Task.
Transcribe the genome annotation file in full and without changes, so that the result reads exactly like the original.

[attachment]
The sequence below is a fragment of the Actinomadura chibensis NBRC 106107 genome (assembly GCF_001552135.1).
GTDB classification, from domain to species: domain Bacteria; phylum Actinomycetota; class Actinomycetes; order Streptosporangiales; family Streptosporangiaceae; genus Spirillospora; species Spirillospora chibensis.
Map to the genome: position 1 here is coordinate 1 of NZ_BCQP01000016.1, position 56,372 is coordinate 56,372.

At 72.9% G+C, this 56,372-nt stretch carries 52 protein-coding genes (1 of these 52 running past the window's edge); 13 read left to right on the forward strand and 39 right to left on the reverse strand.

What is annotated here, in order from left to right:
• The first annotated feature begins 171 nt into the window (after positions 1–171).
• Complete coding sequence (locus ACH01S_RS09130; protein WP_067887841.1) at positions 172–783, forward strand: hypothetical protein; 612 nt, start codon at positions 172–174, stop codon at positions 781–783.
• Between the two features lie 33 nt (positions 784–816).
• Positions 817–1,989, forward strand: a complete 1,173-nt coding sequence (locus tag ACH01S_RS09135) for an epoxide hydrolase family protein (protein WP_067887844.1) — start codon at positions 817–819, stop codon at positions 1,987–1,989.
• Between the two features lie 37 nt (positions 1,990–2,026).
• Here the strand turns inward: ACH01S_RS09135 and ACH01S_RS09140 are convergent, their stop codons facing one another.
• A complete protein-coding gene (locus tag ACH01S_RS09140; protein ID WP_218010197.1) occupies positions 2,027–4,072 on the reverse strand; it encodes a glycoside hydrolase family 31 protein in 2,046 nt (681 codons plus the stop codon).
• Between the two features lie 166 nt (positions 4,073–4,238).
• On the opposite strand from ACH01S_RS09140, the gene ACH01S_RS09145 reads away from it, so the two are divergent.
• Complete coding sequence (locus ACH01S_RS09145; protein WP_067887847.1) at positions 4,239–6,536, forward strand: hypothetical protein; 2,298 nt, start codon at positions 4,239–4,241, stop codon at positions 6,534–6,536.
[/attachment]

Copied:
The sequence below is a fragment of the Actinomadura chibensis NBRC 106107 genome (assembly GCF_001552135.1).
GTDB classification, from domain to species: domain Bacteria; phylum Actinomycetota; class Actinomycetes; order Streptosporangiales; family Streptosporangiaceae; genus Spirillospora; species Spirillospora chibensis.
Map to the genome: position 1 here is coordinate 1 of NZ_BCQP01000016.1, position 56,372 is coordinate 56,372.

At 72.9% G+C, this 56,372-nt stretch carries 52 protein-coding genes (1 of these 52 running past the window's edge); 13 read left to right on the forward strand and 39 right to left on the reverse strand.

What is annotated here, in order from left to right:
• The first annotated feature begins 171 nt into the window (after positions 1–171).
• Complete coding sequence (locus ACH01S_RS09130; protein WP_067887841.1) at positions 172–783, forward strand: hypothetical protein; 612 nt, start codon at positions 172–174, stop codon at positions 781–783.
• Between the two features lie 33 nt (positions 784–816).
• Positions 817–1,989, forward strand: a complete 1,173-nt coding sequence (locus tag ACH01S_RS09135) for an epoxide hydrolase family protein (protein WP_067887844.1) — start codon at positions 817–819, stop codon at positions 1,987–1,989.
• Between the two features lie 37 nt (positions 1,990–2,026).
• Here the strand turns inward: ACH01S_RS09135 and ACH01S_RS09140 are convergent, their stop codons facing one another.
• A complete protein-coding gene (locus tag ACH01S_RS09140; protein ID WP_218010197.1) occupies positions 2,027–4,072 on the reverse strand; it encodes a glycoside hydrolase family 31 protein in 2,046 nt (681 codons plus the stop codon).
• Between the two features lie 166 nt (positions 4,073–4,238).
• On the opposite strand from ACH01S_RS09140, the gene ACH01S_RS09145 reads away from it, so the two are divergent.
• Complete coding sequence (locus ACH01S_RS09145; protein WP_067887847.1) at positions 4,239–6,536, forward strand: hypothetical protein; 2,298 nt, start codon at positions 4,239–4,241, stop codon at positions 6,534–6,536.